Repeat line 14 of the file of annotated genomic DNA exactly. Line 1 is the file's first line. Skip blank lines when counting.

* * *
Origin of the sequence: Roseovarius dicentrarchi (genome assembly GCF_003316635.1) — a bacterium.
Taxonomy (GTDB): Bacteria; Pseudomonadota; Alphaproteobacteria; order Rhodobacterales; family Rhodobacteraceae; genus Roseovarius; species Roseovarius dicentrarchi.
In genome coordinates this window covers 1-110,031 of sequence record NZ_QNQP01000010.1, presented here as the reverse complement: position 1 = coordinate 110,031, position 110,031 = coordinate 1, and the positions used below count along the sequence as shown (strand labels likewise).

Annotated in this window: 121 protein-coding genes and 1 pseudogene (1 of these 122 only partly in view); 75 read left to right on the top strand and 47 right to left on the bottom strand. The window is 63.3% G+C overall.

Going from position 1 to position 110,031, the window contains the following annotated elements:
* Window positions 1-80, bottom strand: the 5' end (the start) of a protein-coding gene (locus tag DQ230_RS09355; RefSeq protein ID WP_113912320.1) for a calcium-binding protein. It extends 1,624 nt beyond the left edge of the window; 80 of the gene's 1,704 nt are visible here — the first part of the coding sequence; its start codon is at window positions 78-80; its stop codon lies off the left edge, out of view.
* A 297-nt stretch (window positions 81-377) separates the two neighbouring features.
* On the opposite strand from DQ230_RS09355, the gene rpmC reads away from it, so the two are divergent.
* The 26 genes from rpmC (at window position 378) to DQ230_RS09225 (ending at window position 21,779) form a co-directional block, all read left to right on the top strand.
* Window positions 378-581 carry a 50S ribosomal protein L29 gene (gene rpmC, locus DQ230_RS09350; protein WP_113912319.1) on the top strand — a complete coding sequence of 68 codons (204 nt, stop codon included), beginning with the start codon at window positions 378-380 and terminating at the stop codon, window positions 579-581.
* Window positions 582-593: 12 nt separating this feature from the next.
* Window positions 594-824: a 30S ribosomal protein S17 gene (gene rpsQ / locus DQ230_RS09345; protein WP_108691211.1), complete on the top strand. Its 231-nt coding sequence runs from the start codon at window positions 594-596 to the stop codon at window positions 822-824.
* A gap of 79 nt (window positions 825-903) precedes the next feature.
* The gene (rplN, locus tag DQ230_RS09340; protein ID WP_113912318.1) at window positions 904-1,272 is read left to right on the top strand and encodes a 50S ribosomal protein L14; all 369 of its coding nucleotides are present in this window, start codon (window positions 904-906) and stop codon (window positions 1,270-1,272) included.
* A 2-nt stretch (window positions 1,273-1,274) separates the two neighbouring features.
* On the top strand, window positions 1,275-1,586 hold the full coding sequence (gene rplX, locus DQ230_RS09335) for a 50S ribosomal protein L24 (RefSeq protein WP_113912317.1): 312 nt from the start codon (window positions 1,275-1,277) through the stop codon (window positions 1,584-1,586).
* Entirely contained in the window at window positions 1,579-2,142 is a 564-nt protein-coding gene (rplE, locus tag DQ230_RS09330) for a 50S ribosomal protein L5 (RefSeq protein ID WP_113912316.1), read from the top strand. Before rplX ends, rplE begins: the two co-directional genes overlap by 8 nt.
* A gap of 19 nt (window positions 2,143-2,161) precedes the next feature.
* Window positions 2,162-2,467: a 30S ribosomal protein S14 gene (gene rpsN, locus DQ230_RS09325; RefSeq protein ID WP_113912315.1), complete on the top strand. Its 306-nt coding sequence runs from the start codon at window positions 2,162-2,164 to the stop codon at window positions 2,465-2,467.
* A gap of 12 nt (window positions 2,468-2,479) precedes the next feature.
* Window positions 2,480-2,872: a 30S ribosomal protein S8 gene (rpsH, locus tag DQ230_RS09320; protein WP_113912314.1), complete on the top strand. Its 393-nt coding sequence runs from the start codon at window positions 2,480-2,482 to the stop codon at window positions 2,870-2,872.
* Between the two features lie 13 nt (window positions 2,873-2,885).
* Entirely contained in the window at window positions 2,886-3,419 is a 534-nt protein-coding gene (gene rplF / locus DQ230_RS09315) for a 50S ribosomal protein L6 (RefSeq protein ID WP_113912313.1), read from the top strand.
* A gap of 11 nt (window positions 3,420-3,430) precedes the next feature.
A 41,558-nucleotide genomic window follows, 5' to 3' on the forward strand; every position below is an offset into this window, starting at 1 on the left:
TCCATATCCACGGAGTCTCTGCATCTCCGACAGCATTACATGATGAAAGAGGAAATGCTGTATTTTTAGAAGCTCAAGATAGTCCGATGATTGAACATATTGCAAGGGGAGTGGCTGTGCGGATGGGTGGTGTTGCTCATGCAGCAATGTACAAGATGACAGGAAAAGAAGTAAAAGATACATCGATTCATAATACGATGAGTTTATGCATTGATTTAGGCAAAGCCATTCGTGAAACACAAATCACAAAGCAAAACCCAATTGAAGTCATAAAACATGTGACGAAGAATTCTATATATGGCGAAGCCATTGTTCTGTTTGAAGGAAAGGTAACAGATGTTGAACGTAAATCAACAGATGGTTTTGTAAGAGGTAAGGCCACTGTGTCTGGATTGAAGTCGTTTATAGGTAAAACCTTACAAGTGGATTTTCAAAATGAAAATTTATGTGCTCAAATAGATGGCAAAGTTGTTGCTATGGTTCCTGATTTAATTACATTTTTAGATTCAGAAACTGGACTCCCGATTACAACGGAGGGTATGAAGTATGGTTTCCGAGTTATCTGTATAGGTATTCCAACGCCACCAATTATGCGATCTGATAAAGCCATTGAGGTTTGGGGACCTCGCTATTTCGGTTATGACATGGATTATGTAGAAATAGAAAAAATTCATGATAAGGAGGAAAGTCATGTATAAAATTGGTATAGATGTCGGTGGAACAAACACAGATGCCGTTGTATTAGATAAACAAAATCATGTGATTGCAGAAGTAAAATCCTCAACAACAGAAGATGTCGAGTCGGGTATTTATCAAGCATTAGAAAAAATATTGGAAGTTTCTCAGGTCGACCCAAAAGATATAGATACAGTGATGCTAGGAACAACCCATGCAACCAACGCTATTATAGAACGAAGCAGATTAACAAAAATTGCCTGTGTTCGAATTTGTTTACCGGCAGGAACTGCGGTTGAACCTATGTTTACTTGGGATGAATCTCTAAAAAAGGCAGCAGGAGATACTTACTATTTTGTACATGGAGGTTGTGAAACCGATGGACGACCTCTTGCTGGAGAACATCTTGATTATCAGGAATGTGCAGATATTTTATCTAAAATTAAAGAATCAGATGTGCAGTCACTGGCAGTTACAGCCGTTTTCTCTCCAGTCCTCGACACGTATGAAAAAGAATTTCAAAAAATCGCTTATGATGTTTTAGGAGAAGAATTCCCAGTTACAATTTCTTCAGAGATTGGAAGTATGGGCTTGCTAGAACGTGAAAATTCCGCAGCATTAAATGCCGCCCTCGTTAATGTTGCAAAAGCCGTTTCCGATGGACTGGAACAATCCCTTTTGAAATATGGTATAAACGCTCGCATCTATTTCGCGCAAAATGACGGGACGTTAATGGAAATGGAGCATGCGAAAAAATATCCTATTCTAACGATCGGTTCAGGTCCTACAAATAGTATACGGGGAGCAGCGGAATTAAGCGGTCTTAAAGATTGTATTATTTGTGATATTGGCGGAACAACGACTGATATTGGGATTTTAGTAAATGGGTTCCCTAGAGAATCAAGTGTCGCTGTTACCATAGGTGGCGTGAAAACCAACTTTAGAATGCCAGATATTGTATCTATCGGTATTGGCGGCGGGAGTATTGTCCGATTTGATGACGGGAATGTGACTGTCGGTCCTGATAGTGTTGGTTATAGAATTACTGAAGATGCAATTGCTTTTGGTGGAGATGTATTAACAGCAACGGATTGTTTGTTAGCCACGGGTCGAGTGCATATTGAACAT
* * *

* The gene (rplN, locus tag DQ230_RS09340; protein ID WP_113912318.1) at window positions 904-1,272 is read left to right on the top strand and encodes a 50S ribosomal protein L14; all 369 of its coding nucleotides are present in this window, start codon (window positions 904-906) and stop codon (window positions 1,270-1,272) included.